Join now
Log in Join

Semiramide MET NY Opera live transmission (Rossini)

Hosted by the Consul of the Mexico City Music Lovers Group
Culture & Entertainment
Event Cover Photo
Took place 2 months ago
Sat 10 Mar 12:00 - 16:00

Ready to Join?

Dear Music Lovers, Don't miss this great opportunity to hear and see Javier Camarena the Mexican Tenor that has made it's way to the top Tenor's worldwide now in this magnificent performance from Gioachino Rossini

As usual I will be in theProtected content

Also remember to bring warm comfortable clothes as inside is chilly and now some important facts about this performance for you:

Semiramide (Italian pronunciation: [semiˈraːmide]) is an opera in two acts by Gioachino Rossini. The libretto by Gaetano Rossi is based on Voltaire's tragedy Semiramis, which in turn was based on the legend of Semiramis of Assyria.[1][2] The opera was first performed at La Fenice in Venice on 3 February Protected content .

Semiramide was Rossini's final Italian opera and according to Richard Osborne, "could well be dubbed Tancredi Revisited".[3] As in Tancredi, Rossi's libretto was based on a Voltaire tragedy. The music took the form of a return to vocal traditions of Rossini's youth, and was a melodrama in which he "recreated the baroque tradition of decorative singing with unparalleled skill".[4] The ensemble-scenes (particularly the duos between Arsace and Semiramide) and choruses are of a high order, as is the orchestral writing, which makes full use of a large pit.

This masterpiece of dazzling vocal fireworks makes a rare Met appearance—its first in nearly 25 years—with Maurizio Benini on the podium. The all-star bel canto cast features Angela Meade in the title role of the murderous Queen of Babylon, who squares off in breathtaking duets with Arsace, a trouser role sung by Elizabeth DeShong. Javier Camarena, Ildar Abdrazakov, and Ryan Speedo Green complete the stellar cast.

Act I

Ancient Babylon. The high priest Oroe opens the Temple of Baal, as Idreno, an Indian king, pays homage. Assur, a prince descend­ed from Baal, brings offerings in hopes that the queen will choose him as successor to her late husband. Queen Semiramide enters, but with a flash of lightning, the sacred altar flame goes out. Believing this to be a bad omen, Oroe warns that the ceremony should not proceed. Arsace, captain of the Assyrian army, arrives in answer to a summons from the Queen. He warmly recalls his beloved Azema, whom he once rescued from barbarians. He entrusts a casket from his late father to Oroe, but when Arsace learns that Assur is a suspect in his father’s murder, he faces the older man. When Arsace tell him that he will ask Semiramide for Azema’s hand in reward for his bravery, Assur warns that Azema has been betrothed since birth to Ninia, the missing crown prince. Arsace is defiant in his love, and Assur admits his own desire for Azema.

In the Hanging Gardens, Semiramide looks forward to seeing Arsace, whom she herself hopes to wed. She receives a message from an oracle stating that she will regain peace of mind with a new marriage. When Arsace enters, she tells him that she is aware of Assur’s ambitions for the throne and will not permit him to wed Azema. Arsace believes the queen knows of his love for Azema, but Semiramide mistakenly thinks that Arsace’s ardor is meant for herself.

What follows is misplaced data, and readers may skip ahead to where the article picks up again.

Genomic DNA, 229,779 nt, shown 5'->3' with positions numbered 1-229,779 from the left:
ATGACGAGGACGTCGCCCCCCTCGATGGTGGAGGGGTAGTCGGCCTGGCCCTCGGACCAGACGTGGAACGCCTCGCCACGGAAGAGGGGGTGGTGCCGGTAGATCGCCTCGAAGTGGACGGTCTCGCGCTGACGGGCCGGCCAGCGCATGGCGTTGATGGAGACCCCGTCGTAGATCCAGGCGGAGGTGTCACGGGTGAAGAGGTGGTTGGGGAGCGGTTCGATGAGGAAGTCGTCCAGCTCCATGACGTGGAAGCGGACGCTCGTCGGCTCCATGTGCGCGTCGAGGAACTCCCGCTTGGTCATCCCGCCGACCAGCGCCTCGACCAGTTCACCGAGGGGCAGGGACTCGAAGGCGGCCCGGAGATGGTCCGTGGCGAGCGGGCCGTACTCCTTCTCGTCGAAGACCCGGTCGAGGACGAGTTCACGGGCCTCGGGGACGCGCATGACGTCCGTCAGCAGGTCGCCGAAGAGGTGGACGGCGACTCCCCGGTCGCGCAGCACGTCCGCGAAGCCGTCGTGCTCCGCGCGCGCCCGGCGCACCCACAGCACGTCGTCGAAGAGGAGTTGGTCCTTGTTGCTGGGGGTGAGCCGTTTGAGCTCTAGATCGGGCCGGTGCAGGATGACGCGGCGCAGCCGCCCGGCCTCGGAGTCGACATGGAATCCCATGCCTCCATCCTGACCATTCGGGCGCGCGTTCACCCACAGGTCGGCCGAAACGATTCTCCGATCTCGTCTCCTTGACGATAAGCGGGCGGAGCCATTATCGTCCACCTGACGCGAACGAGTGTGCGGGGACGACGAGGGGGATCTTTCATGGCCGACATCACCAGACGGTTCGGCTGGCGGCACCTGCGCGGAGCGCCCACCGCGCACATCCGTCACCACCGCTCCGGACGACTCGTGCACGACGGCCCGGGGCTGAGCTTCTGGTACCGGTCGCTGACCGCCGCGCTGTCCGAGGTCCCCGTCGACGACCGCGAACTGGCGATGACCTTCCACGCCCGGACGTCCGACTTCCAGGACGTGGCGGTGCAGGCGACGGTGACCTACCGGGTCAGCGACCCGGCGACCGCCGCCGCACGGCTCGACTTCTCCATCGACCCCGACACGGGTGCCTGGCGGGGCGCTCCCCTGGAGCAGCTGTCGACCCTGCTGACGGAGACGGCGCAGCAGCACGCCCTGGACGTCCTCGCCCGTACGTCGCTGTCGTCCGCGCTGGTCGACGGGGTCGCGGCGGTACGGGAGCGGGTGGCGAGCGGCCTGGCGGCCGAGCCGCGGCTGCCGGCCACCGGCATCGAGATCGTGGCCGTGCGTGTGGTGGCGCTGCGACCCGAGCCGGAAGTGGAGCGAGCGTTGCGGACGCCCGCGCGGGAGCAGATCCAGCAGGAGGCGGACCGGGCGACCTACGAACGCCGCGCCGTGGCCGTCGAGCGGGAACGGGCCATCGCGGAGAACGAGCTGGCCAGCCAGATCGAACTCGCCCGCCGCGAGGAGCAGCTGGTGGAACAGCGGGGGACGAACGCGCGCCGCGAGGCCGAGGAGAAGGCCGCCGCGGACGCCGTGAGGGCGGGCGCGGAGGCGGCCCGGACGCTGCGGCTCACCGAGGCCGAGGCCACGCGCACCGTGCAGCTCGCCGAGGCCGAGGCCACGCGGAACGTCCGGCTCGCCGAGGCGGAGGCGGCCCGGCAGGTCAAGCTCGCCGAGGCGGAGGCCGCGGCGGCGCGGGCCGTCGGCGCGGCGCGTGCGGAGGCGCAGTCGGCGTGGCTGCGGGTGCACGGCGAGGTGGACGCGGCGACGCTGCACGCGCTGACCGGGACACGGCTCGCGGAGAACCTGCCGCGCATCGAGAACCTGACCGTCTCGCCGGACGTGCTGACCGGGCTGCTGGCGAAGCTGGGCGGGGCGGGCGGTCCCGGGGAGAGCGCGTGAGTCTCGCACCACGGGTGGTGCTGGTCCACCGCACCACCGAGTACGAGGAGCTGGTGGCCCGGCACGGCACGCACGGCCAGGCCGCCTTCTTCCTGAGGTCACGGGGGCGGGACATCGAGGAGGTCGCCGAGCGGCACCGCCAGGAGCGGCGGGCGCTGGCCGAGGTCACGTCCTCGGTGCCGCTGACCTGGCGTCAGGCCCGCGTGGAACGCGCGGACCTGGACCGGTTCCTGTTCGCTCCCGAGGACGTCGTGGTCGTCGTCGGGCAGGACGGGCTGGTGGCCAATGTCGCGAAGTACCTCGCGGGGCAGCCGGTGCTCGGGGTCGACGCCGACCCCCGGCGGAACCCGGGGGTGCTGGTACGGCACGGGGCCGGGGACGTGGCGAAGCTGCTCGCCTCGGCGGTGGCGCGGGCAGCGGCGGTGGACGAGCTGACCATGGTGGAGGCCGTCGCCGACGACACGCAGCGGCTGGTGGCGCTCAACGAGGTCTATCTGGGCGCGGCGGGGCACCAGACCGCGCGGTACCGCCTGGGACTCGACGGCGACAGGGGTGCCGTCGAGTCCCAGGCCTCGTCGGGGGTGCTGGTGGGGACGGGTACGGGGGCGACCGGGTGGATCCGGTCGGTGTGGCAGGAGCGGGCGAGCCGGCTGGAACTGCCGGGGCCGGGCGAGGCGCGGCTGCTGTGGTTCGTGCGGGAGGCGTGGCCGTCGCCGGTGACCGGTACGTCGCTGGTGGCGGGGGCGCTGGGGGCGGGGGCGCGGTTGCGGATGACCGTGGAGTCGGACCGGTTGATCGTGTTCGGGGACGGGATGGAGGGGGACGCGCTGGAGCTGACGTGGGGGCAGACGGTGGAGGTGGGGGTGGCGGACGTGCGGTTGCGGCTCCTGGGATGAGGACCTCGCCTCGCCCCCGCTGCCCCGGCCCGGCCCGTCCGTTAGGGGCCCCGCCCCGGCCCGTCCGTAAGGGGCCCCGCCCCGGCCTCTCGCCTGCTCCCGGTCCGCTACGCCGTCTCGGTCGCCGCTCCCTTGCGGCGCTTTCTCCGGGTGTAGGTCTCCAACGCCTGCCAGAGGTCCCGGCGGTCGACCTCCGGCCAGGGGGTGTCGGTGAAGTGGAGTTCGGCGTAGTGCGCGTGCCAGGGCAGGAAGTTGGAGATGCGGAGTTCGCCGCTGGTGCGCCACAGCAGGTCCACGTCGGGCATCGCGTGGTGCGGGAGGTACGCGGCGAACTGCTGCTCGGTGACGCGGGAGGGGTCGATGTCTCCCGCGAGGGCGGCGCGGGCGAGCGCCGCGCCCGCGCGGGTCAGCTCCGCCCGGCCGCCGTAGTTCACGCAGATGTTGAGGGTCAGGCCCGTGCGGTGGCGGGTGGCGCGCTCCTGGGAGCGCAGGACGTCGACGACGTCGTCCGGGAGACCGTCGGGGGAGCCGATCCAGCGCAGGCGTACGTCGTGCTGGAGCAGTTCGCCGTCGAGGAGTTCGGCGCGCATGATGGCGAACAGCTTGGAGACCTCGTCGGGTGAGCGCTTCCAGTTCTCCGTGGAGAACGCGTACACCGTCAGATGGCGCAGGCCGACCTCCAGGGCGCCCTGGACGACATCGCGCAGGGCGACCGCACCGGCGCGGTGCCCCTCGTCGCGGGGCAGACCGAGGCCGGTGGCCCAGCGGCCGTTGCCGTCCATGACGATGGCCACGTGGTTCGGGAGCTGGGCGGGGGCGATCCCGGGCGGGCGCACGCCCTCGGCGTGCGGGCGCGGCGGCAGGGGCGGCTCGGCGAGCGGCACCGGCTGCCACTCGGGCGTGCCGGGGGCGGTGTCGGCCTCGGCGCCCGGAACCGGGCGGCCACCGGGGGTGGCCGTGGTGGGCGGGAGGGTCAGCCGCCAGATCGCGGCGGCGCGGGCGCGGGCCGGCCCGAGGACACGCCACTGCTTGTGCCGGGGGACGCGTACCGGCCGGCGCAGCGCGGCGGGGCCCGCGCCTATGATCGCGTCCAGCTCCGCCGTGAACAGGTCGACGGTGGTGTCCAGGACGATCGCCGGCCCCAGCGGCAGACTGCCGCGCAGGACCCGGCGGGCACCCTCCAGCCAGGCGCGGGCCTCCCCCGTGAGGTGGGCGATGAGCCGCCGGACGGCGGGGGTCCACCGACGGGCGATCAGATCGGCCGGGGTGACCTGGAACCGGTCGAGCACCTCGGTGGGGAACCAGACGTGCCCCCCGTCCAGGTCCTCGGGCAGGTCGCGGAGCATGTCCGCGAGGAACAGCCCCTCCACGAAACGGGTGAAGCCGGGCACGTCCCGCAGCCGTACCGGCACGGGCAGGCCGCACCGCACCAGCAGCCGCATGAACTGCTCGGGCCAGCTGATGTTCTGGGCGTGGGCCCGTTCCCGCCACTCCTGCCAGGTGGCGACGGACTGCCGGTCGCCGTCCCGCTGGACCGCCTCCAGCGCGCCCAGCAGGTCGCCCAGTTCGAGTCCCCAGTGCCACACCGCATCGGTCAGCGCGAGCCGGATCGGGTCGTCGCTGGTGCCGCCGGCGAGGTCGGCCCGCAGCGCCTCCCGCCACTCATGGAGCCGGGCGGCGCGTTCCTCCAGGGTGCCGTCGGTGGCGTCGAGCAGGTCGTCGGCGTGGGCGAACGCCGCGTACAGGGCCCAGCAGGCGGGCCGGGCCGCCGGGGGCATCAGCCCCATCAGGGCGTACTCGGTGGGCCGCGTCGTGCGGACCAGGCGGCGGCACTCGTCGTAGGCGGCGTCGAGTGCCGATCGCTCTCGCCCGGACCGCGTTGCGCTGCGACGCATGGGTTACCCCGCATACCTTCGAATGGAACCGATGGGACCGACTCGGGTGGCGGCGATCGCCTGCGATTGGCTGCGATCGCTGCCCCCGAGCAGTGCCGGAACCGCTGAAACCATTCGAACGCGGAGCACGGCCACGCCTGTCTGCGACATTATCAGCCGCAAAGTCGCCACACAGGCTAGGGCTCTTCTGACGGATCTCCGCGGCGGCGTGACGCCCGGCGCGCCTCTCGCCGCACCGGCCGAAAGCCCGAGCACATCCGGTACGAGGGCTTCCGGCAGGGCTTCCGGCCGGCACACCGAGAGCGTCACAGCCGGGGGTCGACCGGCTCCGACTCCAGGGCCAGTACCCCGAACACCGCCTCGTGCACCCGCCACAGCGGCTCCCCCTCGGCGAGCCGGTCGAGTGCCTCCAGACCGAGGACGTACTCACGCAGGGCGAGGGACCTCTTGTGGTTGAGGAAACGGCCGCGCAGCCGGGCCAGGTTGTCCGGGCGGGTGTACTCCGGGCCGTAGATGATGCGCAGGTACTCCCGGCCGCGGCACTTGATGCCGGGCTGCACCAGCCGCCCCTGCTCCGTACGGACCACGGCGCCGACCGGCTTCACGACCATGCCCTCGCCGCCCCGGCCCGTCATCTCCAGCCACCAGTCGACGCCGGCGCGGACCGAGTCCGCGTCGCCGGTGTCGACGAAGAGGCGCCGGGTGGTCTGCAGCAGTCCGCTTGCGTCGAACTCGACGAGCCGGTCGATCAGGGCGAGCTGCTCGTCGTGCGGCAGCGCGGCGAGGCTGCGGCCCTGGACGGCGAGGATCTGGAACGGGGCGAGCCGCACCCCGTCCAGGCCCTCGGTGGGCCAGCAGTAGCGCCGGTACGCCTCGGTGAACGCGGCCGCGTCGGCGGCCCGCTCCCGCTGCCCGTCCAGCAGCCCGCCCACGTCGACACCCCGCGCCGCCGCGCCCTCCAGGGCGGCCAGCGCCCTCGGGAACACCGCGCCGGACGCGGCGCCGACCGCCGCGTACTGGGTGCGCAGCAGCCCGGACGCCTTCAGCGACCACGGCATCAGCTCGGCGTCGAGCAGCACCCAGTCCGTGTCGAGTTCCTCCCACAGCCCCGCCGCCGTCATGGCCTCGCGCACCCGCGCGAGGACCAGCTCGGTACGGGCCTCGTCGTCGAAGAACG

In the throne room, Semiramide announces that Arsace will become both king and her husband. The news comes as a surprise to everyone, especially when the queen promises Azema’s hand to Idreno. Thunder and lightning signal the gods’ displeasure, and the ghost of the fallen King Nino appears. He announces that Arsace will reign, but only after a victim is sacrificed in atonement. Fearlessly, Arsace vows vengeance, but the apparition vanishes, warning Semiramide not to follow until her time has come. The crowd wonders what guilty person could have angered the gods.

Act II

In a hall within the palace, Assur reminds Semiramide that he arranged Nino’s death so that she could ascend the throne and that she promised her hand in return. The queen repudiates his claim and says that if her son were alive, he would help her. Assur is determined to be avenged.

In the sanctuary, Oroe tells Arsace that he is actually the crown prince Ninia and shows him a scroll written by the dying Nino identifying Assur and Semiramide as his assassins. Arsace accepts the duty of killing Assur but cannot bring himself to take his own mother’s life.

Azema mourns the loss of her beloved, but when Idreno appears, she realizes that Arsace hasn’t married the queen yet. Idreno hopes Azema will eventually accept his love. Semiramide and Arsace enter, but he says the he cannot go through with the marriage, showing her the fatal scroll. Guilt stricken, she bids her newly rediscovered son to kill her and avenge his father, but Arsace hopes that the gods will spare his mother.

Outside Nino’ tomb, Assur learns from loyal conspirators that Oroe has frightened the people with omens, and their chance to seize the throne is lost. Assur plans to hide in the tomb and ambush Arsace but becomes frightened when he has a vision of an iron hand brandishing a sword. Fearing he has gone mad, his cohorts are relieved when the apparition fades and he regains his composure.

In the vault beneath the tomb, a group of priests awaits the traitor who will try to violate its precincts. Guided by Oroe, Arsace enters the vault and conceals himself to await his rival. Assur appears, and Semiramide descends in hopes of saving Arsace. Wandering about in the dark, all three feel faint with fear. When Oroe tells Arsace to strike, he accidentally fells Semiramide, who has stepped between him and Assur. Oroe orders Assur to be arrested and stops Arsace, who despairs at having unintentionally killed his mother, from committing suicide. The people rejoice in the gods’ victory and implore Arsace to assume the throne.

Looking forward to see you all!